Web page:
BHOPAL: The Chambal riverbanks have seen more than their share of the wild, but rarely as bizarre as this. Suspecting that a crocodile had swallowed a seven-year-old boy in MP’s Sheopur, villagers captured the 13-footer, dragged it ashore, tied it up and tried to slit its stomach to rescue the child.
This led to a three-way stand-off all night, with villagers insisting that the boy was alive inside the croc and forest officials and police explaining it wasn’t possible. The child’s family members even called out his name, hoping he would respond from inside the reptile’s belly.
The crocodile, its limbs tied and a stick clamped between its jaws to “stop it from chewing”, didn’t move a muscle and stayed still, waiting for the humans to figure it out.
In the morning, Antar Singh’s body was found floating in the Chambal river. Forest officers freed the crocodile and released it away from human habitation while a mourning village carried the child’s body home for the last rites.
Antar lived in Raghunathpur village, around 180km from Gwalior city and a river’s width from Rajasthan. He was swimming in the Chambal around 9am when he vanished. As his parents began frantically looking for him, some villagers claimed they had seen a crocodile swallow the boy alive. They pointed out a giant 13-footer which they believed was the “killer croc”.
Scores of villagers, armed with sticks, swarmed into the river, caught the croc in a net and hauled it ashore. They tied up its limbs while a group of men held down its jaws. A stick was inserted between its jaws in an attempt to stop it from regurgitating the boy and chewing him. The stick stood no chance against the croc’s jaws but the reptile didn’t bother with it.
The villagers saw the croc’s “bloated belly” and believed it was proof that the boy was inside. They began calling out his name.
Someone alerted police and the forest department. Uniformed men rushed to the village and stopped the villagers from cutting up the croc’s belly. The villagers then insisted that forest officials “surgically recover the boy from its stomach”, and refused to release the reptile.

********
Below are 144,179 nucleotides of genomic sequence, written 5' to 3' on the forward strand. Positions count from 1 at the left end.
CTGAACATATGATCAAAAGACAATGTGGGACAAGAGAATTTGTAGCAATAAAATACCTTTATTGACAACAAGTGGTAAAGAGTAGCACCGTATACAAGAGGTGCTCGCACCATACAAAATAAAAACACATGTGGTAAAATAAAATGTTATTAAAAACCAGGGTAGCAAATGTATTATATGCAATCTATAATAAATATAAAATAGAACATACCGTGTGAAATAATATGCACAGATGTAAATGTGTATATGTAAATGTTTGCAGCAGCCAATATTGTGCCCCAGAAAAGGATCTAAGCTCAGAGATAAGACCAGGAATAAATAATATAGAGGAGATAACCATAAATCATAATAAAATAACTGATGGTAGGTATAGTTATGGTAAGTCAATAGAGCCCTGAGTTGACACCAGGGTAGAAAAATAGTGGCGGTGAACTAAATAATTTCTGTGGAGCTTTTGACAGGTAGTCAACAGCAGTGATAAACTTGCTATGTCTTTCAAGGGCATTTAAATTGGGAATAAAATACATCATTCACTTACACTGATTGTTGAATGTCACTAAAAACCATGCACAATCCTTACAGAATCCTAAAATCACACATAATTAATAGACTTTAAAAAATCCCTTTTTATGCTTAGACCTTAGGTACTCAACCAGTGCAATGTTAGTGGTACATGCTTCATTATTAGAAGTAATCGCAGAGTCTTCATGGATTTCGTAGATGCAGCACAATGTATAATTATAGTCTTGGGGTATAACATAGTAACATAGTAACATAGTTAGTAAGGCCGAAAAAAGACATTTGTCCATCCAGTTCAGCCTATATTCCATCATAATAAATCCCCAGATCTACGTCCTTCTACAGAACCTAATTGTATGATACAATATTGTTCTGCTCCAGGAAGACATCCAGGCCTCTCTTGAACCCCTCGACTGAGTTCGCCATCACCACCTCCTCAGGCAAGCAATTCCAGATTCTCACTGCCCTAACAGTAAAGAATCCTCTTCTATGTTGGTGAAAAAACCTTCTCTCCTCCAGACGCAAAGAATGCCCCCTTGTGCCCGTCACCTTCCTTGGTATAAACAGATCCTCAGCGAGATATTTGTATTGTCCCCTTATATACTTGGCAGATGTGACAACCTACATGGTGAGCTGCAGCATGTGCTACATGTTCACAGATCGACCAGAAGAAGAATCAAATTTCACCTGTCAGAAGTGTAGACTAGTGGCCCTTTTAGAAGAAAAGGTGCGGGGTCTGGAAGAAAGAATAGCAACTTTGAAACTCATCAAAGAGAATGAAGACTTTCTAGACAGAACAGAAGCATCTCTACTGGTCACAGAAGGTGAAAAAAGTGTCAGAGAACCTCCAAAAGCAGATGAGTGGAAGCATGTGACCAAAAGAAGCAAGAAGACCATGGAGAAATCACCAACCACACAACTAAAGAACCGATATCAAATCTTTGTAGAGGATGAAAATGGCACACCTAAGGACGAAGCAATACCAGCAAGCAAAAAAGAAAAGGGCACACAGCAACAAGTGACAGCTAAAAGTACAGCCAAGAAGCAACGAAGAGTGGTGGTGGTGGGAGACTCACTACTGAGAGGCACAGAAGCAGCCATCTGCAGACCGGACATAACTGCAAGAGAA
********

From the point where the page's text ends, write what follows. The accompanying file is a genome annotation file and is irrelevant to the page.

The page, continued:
By evening, news had spread and hundreds from nearby villages swarmed to the spot.
The officers kept trying to convince the villagers that the boy was more likely in the river and they were looking for him. Even if the crocodile attacked the child, there was no way it had swallowed him, they explained, but the villagers didn’t budge. A rescue team from SDRF launched a search operation for Antar but found no trace. At night, they suspended the search.
On the sands, however, the stand-off continued. A group of villagers sat holding on to the ropes that trussed up the croc’s limbs, while the cold-blooded reptile hunkered down for the night.
At daybreak on Tuesday, rescuers resumed looking for Antar and found his body in the water. There were deep wounds on his body, indicating a crocodile attack, said forest officers.
Officers say there are hundreds of crocodiles in the Chambal river and attacks on humans are worryingly frequent. Sheopur, in fact, is going to be the home for the cheetahs in India.
After Antar’s body was found, the villagers let go of the crocodile but asked the foresters to release it far away from their village. It’s become a man-eater, they said. Police, too, shared the local sentiment.
“This crocodile was turning into a man-eater. It had made similar attacks earlier also. It has killed and devoured several cows. This time we have released it far away from human settlements,” Raghunathpur police station in-charge Shyamveer Singh Tomar told TOI.